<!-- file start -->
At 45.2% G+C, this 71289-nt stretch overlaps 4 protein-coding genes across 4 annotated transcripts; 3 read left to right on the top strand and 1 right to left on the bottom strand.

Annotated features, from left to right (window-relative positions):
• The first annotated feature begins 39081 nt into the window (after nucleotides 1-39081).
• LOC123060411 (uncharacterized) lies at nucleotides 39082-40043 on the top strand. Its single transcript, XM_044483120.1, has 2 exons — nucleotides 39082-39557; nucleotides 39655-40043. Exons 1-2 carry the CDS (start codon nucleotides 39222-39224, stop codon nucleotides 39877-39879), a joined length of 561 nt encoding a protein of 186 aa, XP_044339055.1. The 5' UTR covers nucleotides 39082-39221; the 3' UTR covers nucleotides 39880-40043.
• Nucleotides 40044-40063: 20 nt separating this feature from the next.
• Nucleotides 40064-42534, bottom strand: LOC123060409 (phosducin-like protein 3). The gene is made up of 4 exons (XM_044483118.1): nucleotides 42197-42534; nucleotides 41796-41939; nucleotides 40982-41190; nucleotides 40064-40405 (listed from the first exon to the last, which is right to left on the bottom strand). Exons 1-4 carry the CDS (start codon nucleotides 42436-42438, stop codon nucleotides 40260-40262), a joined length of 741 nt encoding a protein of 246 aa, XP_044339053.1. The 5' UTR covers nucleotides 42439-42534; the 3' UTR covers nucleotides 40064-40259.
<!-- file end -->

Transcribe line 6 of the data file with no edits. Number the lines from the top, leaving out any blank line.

• Nucleotides 40064-42534, bottom strand: LOC123060409 (phosducin-like protein 3). The gene is made up of 4 exons (XM_044483118.1): nucleotides 42197-42534; nucleotides 41796-41939; nucleotides 40982-41190; nucleotides 40064-40405 (listed from the first exon to the last, which is right to left on the bottom strand). Exons 1-4 carry the CDS (start codon nucleotides 42436-42438, stop codon nucleotides 40260-40262), a joined length of 741 nt encoding a protein of 246 aa, XP_044339053.1. The 5' UTR covers nucleotides 42439-42534; the 3' UTR covers nucleotides 40064-40259.